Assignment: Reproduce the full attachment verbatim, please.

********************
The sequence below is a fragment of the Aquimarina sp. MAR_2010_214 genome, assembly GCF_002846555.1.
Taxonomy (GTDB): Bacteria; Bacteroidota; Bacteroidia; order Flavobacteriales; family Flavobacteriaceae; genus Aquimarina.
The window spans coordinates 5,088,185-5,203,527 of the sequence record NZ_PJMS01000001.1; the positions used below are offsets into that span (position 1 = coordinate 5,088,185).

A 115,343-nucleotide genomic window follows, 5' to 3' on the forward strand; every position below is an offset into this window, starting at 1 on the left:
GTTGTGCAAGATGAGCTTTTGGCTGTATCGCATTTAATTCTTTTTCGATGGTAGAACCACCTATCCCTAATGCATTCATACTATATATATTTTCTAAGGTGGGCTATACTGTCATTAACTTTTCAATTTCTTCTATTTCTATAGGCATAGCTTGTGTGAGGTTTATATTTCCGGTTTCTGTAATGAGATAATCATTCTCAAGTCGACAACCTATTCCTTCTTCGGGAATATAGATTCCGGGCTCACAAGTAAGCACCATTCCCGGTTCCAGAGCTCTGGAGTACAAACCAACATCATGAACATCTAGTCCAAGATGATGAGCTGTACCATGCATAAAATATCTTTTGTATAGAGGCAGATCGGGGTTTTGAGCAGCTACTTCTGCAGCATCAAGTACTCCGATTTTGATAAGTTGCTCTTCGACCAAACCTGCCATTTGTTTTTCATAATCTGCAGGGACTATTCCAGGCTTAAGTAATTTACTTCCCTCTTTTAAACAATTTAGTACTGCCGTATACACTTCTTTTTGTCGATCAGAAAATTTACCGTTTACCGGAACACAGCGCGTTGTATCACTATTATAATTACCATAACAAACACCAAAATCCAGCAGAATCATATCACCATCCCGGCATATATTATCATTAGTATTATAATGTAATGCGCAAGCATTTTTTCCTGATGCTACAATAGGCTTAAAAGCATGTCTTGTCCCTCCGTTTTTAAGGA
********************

The sequence below is a fragment of the Aquimarina sp. MAR_2010_214 genome, assembly GCF_002846555.1.
Taxonomy (GTDB): Bacteria; Bacteroidota; Bacteroidia; order Flavobacteriales; family Flavobacteriaceae; genus Aquimarina.
The window spans coordinates 5,088,185-5,203,527 of the sequence record NZ_PJMS01000001.1; the positions used below are offsets into that span (position 1 = coordinate 5,088,185).

A 115,343-nucleotide genomic window follows, 5' to 3' on the forward strand; every position below is an offset into this window, starting at 1 on the left:
GTTGTGCAAGATGAGCTTTTGGCTGTATCGCATTTAATTCTTTTTCGATGGTAGAACCACCTATCCCTAATGCATTCATACTATATATATTTTCTAAGGTGGGCTATACTGTCATTAACTTTTCAATTTCTTCTATTTCTATAGGCATAGCTTGTGTGAGGTTTATATTTCCGGTTTCTGTAATGAGATAATCATTCTCAAGTCGACAACCTATTCCTTCTTCGGGAATATAGATTCCGGGCTCACAAGTAAGCACCATTCCCGGTTCCAGAGCTCTGGAGTACAAACCAACATCATGAACATCTAGTCCAAGATGATGAGCTGTACCATGCATAAAATATCTTTTGTATAGAGGCAGATCGGGGTTTTGAGCAGCTACTTCTGCAGCATCAAGTACTCCGATTTTGATAAGTTGCTCTTCGACCAAACCTGCCATTTGTTTTTCATAATCTGCAGGGACTATTCCAGGCTTAAGTAATTTACTTCCCTCTTTTAAACAATTTAGTACTGCCGTATACACTTCTTTTTGTCGATCAGAAAATTTACCGTTTACCGGAACACAGCGCGTTGTATCACTATTATAATTACCATAACAAACACCAAAATCCAGCAGAATCATATCACCATCCCGGCATATATTATCATTAGTATTATAATGTAATGCGCAAGCATTTTTTCCTGATGCTACAATAGGCTTAAAAGCATGTCTTGTCCCTCCGTTTTTAAGGA